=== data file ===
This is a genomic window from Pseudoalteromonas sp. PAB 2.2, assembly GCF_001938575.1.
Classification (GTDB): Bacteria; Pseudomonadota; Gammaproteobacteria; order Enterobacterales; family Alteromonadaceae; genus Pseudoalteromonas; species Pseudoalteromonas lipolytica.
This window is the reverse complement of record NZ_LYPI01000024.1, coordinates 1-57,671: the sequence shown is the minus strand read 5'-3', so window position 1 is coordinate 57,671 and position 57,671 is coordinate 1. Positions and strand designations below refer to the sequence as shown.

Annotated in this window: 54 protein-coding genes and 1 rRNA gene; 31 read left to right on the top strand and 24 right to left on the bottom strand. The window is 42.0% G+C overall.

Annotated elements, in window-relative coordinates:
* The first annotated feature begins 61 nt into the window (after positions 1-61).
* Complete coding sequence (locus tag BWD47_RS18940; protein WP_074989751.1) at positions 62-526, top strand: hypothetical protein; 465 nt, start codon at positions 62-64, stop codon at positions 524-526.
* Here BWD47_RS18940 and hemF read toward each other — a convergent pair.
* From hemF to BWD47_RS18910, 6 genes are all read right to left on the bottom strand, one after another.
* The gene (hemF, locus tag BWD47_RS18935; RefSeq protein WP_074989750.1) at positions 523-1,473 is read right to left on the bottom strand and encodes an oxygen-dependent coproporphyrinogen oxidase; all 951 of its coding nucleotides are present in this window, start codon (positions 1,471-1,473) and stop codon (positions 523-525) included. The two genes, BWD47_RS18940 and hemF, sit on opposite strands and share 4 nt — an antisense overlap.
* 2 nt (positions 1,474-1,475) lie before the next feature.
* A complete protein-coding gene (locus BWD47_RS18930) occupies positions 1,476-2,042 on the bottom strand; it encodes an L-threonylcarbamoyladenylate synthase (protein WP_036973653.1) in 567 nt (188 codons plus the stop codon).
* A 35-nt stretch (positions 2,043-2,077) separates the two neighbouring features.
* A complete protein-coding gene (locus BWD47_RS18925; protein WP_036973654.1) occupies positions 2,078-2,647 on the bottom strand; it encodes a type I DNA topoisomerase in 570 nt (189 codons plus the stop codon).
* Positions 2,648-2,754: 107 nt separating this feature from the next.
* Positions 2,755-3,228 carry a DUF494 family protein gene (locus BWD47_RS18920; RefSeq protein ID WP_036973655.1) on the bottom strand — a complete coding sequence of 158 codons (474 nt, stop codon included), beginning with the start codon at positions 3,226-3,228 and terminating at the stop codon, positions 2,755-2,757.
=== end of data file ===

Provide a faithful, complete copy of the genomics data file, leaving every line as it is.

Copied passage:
This is a genomic window from Pseudoalteromonas sp. PAB 2.2, assembly GCF_001938575.1.
Classification (GTDB): Bacteria; Pseudomonadota; Gammaproteobacteria; order Enterobacterales; family Alteromonadaceae; genus Pseudoalteromonas; species Pseudoalteromonas lipolytica.
This window is the reverse complement of record NZ_LYPI01000024.1, coordinates 1-57,671: the sequence shown is the minus strand read 5'-3', so window position 1 is coordinate 57,671 and position 57,671 is coordinate 1. Positions and strand designations below refer to the sequence as shown.

Annotated in this window: 54 protein-coding genes and 1 rRNA gene; 31 read left to right on the top strand and 24 right to left on the bottom strand. The window is 42.0% G+C overall.

Annotated elements, in window-relative coordinates:
* The first annotated feature begins 61 nt into the window (after positions 1-61).
* Complete coding sequence (locus tag BWD47_RS18940; protein WP_074989751.1) at positions 62-526, top strand: hypothetical protein; 465 nt, start codon at positions 62-64, stop codon at positions 524-526.
* Here BWD47_RS18940 and hemF read toward each other — a convergent pair.
* From hemF to BWD47_RS18910, 6 genes are all read right to left on the bottom strand, one after another.
* The gene (hemF, locus tag BWD47_RS18935; RefSeq protein WP_074989750.1) at positions 523-1,473 is read right to left on the bottom strand and encodes an oxygen-dependent coproporphyrinogen oxidase; all 951 of its coding nucleotides are present in this window, start codon (positions 1,471-1,473) and stop codon (positions 523-525) included. The two genes, BWD47_RS18940 and hemF, sit on opposite strands and share 4 nt — an antisense overlap.
* 2 nt (positions 1,474-1,475) lie before the next feature.
* A complete protein-coding gene (locus BWD47_RS18930) occupies positions 1,476-2,042 on the bottom strand; it encodes an L-threonylcarbamoyladenylate synthase (protein WP_036973653.1) in 567 nt (188 codons plus the stop codon).
* A 35-nt stretch (positions 2,043-2,077) separates the two neighbouring features.
* A complete protein-coding gene (locus BWD47_RS18925; protein WP_036973654.1) occupies positions 2,078-2,647 on the bottom strand; it encodes a type I DNA topoisomerase in 570 nt (189 codons plus the stop codon).
* Positions 2,648-2,754: 107 nt separating this feature from the next.
* Positions 2,755-3,228 carry a DUF494 family protein gene (locus BWD47_RS18920; RefSeq protein ID WP_036973655.1) on the bottom strand — a complete coding sequence of 158 codons (474 nt, stop codon included), beginning with the start codon at positions 3,226-3,228 and terminating at the stop codon, positions 2,755-2,757.